I not only took my Coop love to heart, but to the plate also. In Little League my swing went through a drastic change. "Stop moving your bat so much! Stand up!" Stalin would scream at me at the top of his lungs from the third base coaching box. No way. That was the way Brett hit. I was a Cooper guy. I walked a lot that year. Slapped a lot of singles and doubles the other way.
The year wound down and the Playoffs were filled with Yankees, Royals, Phillies and Astros. To show you how boring that was to me, I actually had to just look up that the Phillies beat the Royals in the World Series that year in six games. Yawn. Brett vs. Schmidt. Wonder Bread vs. Whole Wheat.
The next season finally rolled around and the Seahawks going 4-12 did nothing to staunch my burgeoning Cooper love. Nor did the strike. It just gave me more free time to be a kid. The dog was plenty happy. Coop still put up great numbers and the Brewers actually made the post-season only to lose the "Qualifying" series to the stupid Yankees, whom I didn't understand at the time, didn't even deserve to be there. Don't get my friend, a steadfast Reds supporter, started about the 1981 Cincinnati squad, who's record was 4 games better than any other NL team and didn't make the playoffs, unless you have an hour or so to kill.
My love now fully ensconced, the team's season was snuffed out by the hated Yankees and motor-mouthed Reggie Jackson. "Wait 'till next year" I shook my fist at the screen, finally giving in to my two sisters' ceaseless demands that the TV be switched to Little House on the Prairie. Nellie Olsen reminded me of Steve Garvey of the eventual champion Los Angeles Dodgers. Boooorrrriiiinnngg.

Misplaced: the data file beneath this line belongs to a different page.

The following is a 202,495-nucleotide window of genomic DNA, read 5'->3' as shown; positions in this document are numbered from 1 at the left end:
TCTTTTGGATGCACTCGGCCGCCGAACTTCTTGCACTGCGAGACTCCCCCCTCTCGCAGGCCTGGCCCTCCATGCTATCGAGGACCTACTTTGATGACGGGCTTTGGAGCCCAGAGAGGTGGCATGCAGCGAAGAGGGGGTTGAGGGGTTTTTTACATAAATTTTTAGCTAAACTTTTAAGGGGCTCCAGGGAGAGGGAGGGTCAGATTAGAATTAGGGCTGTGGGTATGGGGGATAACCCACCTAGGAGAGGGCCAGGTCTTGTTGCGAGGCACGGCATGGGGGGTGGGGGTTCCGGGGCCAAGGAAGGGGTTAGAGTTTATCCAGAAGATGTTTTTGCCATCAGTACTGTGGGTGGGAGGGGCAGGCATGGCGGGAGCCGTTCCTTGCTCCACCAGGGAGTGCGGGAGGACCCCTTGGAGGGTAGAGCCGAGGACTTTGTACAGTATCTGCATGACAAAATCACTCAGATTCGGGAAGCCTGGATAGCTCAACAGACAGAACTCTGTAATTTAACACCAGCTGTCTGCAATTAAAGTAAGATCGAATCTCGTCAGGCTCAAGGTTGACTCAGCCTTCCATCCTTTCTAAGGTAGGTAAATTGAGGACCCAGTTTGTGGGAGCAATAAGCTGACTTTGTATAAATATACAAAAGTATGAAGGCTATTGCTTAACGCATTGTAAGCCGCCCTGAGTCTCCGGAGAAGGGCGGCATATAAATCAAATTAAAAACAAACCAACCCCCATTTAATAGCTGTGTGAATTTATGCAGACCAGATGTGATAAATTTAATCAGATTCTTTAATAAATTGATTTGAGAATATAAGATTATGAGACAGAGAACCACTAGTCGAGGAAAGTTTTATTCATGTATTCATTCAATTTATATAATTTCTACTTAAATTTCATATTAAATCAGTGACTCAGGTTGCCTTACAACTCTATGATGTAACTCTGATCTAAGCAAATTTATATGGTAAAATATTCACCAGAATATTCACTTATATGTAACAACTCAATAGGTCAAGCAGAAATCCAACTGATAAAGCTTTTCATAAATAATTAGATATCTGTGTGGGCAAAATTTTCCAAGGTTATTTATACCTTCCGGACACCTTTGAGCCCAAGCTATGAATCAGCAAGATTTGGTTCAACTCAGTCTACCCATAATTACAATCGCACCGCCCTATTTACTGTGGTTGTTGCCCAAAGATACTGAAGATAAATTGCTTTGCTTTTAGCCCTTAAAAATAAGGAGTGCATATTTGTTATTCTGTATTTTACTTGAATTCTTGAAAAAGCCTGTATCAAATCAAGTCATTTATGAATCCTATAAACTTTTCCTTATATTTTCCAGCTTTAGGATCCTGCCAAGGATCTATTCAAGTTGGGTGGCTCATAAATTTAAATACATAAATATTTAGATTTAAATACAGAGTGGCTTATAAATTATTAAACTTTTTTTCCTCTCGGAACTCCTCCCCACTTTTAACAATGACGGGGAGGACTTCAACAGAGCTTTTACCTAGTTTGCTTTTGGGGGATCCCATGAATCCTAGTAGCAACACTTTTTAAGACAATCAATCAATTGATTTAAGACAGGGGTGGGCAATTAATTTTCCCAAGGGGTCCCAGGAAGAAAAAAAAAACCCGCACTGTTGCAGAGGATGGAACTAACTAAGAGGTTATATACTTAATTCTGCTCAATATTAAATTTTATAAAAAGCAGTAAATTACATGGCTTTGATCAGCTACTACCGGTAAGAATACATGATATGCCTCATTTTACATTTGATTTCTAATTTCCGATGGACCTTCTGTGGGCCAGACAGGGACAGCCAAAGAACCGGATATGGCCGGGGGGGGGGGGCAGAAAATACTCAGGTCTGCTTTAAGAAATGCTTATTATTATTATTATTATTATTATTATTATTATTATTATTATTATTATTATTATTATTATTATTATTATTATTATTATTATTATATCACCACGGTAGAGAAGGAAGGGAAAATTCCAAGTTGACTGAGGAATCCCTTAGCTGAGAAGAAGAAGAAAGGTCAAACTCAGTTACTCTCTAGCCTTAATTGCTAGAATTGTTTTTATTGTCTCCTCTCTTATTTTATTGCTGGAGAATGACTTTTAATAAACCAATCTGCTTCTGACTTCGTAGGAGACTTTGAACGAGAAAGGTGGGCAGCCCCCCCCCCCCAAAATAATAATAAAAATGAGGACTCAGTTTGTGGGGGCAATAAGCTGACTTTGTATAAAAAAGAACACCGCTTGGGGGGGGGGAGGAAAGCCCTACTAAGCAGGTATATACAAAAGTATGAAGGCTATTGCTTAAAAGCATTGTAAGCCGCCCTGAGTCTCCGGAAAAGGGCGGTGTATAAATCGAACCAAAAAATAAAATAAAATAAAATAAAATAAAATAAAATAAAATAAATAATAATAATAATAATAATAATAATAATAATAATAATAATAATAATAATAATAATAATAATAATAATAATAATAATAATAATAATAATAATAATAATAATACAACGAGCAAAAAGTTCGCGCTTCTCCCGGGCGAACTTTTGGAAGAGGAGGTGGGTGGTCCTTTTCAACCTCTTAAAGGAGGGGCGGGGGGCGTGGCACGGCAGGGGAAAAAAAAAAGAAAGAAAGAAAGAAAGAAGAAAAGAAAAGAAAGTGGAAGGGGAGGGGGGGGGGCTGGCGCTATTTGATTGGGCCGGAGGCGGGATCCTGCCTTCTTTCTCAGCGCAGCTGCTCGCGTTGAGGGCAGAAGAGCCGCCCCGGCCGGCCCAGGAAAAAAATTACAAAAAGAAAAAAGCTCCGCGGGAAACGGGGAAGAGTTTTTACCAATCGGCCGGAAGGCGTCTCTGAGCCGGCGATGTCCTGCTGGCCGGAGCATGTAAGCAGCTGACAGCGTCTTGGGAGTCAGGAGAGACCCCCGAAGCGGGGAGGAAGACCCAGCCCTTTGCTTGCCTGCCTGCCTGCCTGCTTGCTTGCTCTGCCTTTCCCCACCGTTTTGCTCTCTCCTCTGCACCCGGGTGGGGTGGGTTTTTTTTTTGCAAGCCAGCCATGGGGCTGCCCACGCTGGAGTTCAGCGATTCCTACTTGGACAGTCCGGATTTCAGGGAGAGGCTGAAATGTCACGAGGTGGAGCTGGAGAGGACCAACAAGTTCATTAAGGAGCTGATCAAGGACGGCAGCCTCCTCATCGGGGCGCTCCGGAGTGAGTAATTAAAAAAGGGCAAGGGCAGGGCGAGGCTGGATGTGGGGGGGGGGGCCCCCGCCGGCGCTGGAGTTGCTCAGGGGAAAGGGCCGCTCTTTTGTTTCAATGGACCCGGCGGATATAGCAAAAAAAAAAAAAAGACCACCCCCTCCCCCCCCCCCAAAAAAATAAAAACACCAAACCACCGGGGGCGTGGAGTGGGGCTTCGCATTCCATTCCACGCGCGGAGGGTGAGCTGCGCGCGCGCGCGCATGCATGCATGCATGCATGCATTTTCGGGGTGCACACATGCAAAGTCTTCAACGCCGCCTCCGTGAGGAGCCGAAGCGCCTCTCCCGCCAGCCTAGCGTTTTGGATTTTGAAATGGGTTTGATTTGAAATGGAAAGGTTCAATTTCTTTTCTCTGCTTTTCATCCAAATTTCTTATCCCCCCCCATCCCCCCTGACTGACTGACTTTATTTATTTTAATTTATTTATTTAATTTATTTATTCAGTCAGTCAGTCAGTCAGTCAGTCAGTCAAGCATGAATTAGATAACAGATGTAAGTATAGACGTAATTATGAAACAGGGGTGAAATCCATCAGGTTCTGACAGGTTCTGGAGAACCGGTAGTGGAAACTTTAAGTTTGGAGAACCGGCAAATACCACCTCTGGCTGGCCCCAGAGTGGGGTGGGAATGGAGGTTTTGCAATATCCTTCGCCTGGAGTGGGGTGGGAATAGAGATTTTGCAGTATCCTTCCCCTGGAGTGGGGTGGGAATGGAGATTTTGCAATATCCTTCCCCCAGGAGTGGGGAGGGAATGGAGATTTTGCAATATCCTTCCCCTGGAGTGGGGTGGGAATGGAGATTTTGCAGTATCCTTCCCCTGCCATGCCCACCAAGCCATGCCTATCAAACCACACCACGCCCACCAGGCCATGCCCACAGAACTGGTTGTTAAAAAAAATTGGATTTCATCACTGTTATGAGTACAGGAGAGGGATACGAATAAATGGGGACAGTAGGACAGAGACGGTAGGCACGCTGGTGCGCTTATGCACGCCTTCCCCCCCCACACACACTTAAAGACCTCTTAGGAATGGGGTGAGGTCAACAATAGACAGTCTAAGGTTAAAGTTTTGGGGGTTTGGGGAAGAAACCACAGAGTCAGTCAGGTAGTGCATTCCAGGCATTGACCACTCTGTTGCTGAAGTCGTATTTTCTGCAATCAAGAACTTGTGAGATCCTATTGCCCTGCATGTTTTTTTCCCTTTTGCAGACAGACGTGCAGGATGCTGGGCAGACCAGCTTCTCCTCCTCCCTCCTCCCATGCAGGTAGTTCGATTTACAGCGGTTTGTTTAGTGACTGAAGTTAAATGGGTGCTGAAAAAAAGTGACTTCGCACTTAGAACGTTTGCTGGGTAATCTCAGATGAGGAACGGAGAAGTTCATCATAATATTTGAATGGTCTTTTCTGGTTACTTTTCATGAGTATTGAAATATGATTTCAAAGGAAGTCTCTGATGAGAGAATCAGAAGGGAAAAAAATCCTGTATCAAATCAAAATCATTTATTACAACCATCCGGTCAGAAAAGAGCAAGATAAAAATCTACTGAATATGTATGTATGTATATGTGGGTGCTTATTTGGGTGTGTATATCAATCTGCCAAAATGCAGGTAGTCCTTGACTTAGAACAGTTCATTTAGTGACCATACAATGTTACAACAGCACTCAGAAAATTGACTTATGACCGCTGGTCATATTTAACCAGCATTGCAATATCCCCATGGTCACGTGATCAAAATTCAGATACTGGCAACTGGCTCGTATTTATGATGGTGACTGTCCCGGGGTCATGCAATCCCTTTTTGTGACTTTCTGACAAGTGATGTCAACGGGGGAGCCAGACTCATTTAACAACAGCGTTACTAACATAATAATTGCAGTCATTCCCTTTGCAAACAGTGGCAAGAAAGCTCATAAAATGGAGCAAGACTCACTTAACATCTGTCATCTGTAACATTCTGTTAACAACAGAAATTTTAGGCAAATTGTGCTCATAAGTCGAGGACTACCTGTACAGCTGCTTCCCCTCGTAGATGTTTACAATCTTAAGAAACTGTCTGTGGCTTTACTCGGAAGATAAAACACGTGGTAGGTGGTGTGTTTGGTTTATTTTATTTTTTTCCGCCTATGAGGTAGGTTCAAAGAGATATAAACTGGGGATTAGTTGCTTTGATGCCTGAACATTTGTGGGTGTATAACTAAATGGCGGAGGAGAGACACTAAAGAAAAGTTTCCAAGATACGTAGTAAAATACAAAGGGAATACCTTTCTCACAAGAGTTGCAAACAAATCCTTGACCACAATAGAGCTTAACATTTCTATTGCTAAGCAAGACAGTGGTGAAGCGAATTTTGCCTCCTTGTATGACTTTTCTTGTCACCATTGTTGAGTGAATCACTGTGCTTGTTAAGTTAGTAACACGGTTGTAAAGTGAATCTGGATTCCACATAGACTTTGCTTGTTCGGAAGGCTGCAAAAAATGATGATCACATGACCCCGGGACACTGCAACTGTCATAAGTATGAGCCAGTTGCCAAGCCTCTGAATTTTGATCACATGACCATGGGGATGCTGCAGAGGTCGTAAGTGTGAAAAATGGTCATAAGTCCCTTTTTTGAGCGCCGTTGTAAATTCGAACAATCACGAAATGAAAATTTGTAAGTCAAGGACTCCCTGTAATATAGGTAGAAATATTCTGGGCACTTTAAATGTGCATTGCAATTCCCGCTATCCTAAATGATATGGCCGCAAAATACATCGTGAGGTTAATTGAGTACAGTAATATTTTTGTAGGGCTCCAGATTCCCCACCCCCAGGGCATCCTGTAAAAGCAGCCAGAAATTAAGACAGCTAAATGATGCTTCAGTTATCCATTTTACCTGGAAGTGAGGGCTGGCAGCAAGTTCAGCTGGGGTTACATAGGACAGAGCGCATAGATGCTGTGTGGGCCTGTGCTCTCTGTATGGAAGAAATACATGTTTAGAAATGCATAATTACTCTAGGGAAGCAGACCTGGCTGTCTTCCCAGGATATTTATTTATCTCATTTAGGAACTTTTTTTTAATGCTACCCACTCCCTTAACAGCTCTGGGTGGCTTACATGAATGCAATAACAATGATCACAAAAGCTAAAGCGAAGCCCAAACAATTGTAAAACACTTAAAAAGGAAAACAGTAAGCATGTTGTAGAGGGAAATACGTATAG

Then in any Brewer fan's heart, Next Year finally arrived.
The Seahawks had gone 6-10 and shown actual signs of being a football team so my off season hadn't been so terrible. The Brewers opened up lackadaisically with a 22-24 record the first two months. What? Could it be? Could Next Year suck? The Brewers had never regressed since I had gave them my undying attention. Then came Harvey. And the wins. 20-7 in June. I scoured the TV guide for Brewer sightings on Saturdays. And there they came. Coop was in the middle of one of the greatest offenses this side of the '27 Yankees and von Rundstedt marching into Belgium and France. Four players with 100 RBI led by Cooper's 121, Simmons finished with 97, 3 rib eyes short of the record of five players over 100. Go ahead, let Yount steal the MVP this time, at least he was a Brewer, I knew at the heart of it was Cecil Cooper big wagglin' bat.
All that stood in the way was Reggie Jackson's California Angels. He talked enough to be French.
Tommy John kept the Brewers bats quiet in the first game. Worrisome, but being down was more like home anyway. Game 2, another loss. Now announcers were saying it was over that it couldn't be done, just because few teams had. I was unmoved. Cooper had yet to be heard from. Game 3, Brewers win! Molitor homers and the Crew holds the lead. I told you. Still no Cooper sightings though. Hmmm